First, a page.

I tried this experiment on a NVIDIA GTX 560, and on a NVIDIA GTX 550 Ti.
I took the ray tracing from Sascha Willems.
I replaced the shader code by a path tracing shader.
I reused the C version for CPU from:
I did 2 tests:
- A pure recursive version where the function calls itself
- A version that copy-pastes the radiance() function 8 times to make a little recursion a few times but not pure. Each function calls the next function that calls the next function.
A copy paste of 4 times will work without any problem. Therefore, the implementation in place is correct. However, if I add more copy pastes of teh function, then I get problems.
On Ubuntu LTS 16, both versions eat up all memory and freeze my mouse. Then I must restart my computer.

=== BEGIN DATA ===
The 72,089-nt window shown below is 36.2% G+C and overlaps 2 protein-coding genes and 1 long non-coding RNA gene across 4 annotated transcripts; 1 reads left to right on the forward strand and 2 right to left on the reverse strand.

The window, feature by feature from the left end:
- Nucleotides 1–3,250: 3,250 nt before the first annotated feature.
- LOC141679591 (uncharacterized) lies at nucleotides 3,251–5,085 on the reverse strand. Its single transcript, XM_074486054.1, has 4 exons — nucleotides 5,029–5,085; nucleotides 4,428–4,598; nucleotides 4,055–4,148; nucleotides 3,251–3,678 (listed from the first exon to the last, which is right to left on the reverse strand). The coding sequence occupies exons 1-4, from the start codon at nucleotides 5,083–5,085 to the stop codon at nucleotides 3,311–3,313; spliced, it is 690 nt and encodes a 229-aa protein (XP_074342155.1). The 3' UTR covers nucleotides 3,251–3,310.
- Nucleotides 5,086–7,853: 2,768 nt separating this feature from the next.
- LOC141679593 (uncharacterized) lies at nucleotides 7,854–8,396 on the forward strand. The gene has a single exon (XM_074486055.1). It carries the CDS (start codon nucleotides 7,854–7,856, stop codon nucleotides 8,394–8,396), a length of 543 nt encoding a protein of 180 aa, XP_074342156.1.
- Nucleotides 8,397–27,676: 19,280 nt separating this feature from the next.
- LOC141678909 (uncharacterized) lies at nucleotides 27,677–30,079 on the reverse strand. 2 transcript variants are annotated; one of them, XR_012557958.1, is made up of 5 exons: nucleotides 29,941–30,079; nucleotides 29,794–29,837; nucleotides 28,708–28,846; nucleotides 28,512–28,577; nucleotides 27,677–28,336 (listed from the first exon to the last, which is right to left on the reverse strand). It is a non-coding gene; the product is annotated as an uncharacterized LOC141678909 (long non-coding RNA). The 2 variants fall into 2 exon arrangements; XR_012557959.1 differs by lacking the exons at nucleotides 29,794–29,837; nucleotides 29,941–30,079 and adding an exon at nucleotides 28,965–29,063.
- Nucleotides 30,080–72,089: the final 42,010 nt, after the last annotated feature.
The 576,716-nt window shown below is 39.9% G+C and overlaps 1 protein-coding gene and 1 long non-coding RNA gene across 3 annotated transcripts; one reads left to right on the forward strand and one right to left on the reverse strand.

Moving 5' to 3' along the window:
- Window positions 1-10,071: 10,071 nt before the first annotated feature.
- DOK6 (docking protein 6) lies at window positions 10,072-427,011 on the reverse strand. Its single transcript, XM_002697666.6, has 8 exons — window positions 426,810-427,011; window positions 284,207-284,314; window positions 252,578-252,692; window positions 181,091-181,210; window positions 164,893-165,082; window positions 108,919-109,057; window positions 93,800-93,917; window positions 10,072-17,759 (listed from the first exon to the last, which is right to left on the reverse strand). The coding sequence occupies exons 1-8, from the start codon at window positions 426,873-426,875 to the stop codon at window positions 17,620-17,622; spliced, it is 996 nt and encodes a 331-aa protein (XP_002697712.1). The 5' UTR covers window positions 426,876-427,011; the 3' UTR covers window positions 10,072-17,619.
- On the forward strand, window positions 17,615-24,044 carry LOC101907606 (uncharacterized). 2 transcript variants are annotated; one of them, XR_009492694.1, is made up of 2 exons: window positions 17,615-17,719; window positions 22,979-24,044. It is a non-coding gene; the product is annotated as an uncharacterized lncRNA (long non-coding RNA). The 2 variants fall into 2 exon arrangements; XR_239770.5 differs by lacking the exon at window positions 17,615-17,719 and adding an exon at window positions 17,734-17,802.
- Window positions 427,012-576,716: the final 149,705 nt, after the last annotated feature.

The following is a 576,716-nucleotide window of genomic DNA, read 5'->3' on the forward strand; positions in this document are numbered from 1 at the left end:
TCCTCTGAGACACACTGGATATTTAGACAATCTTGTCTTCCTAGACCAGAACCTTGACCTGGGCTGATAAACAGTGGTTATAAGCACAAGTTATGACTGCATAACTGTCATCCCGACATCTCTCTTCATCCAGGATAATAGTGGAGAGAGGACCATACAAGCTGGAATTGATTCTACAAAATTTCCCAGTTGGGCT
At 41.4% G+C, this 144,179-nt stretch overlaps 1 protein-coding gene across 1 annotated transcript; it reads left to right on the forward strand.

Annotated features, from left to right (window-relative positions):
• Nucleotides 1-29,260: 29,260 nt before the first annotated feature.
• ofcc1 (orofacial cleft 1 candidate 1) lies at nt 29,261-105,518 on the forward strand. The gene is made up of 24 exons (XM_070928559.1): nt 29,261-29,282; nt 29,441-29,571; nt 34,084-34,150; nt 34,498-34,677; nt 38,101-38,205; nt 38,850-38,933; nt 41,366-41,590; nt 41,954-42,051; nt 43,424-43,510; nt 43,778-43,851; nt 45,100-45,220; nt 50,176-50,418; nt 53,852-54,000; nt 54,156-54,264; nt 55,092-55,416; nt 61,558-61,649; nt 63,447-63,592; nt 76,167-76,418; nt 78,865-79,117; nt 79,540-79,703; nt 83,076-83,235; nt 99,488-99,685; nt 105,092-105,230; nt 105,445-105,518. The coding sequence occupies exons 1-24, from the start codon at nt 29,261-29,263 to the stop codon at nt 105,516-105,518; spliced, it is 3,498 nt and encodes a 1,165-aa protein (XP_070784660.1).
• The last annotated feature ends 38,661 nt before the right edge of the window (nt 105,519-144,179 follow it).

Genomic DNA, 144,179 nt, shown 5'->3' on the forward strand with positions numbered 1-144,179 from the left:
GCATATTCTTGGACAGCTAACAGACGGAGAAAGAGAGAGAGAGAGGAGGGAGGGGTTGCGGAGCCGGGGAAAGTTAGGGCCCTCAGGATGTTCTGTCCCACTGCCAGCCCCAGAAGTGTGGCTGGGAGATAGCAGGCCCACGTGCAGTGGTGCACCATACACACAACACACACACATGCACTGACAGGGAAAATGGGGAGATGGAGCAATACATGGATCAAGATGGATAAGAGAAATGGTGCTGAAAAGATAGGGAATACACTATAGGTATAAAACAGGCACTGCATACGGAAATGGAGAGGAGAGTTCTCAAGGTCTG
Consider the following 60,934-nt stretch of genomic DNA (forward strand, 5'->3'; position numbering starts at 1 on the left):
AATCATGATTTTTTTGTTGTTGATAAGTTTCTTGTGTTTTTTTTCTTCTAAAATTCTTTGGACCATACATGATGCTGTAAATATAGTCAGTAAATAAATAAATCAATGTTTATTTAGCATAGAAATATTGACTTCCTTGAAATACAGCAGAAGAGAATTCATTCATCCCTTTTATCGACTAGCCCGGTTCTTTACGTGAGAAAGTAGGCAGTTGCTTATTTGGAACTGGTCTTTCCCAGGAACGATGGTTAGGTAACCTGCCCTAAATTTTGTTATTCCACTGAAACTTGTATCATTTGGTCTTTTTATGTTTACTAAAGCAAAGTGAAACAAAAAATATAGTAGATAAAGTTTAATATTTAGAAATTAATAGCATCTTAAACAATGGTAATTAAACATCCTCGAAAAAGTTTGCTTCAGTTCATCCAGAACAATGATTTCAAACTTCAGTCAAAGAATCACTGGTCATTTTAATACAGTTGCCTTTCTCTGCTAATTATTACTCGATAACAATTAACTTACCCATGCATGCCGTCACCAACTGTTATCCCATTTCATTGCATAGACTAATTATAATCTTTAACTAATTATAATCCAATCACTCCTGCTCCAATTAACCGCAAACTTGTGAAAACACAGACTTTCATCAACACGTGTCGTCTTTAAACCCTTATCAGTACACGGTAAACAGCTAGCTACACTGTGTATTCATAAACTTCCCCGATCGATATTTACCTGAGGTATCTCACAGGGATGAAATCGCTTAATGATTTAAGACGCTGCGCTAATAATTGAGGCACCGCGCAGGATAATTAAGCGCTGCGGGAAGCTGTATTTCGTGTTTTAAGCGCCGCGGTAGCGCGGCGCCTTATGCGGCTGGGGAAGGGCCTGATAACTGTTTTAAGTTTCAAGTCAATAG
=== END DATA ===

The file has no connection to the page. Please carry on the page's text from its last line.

On Debian stable 8.6, it doesn’t freeze. It uses the swap with a nice 10 % memory left. But it takes too long.
It seems to me that the drivers are not really ready to handle recursion that the SPIRV specification clearly allows for the OpFunction. It is like if this feature is not supported. Since OpenGL does not allow it, it is something new.
–> does the NVIDIA driver support the recusion of OpFunction, in a pure way and with copy pastes?
I took the right NVIDIA prorietary driver for debian as explained in the official debian page.
–> Why is Ubuntu not using the swap efficiently when running Vulkan? It seems to me that the greedinjess on memory is so fast that the OS loses control.
–> Why does the function vkCreateComputePipelines() take so long and why does it take much RAM?
–> Is there anything I can do to make this path tracing work?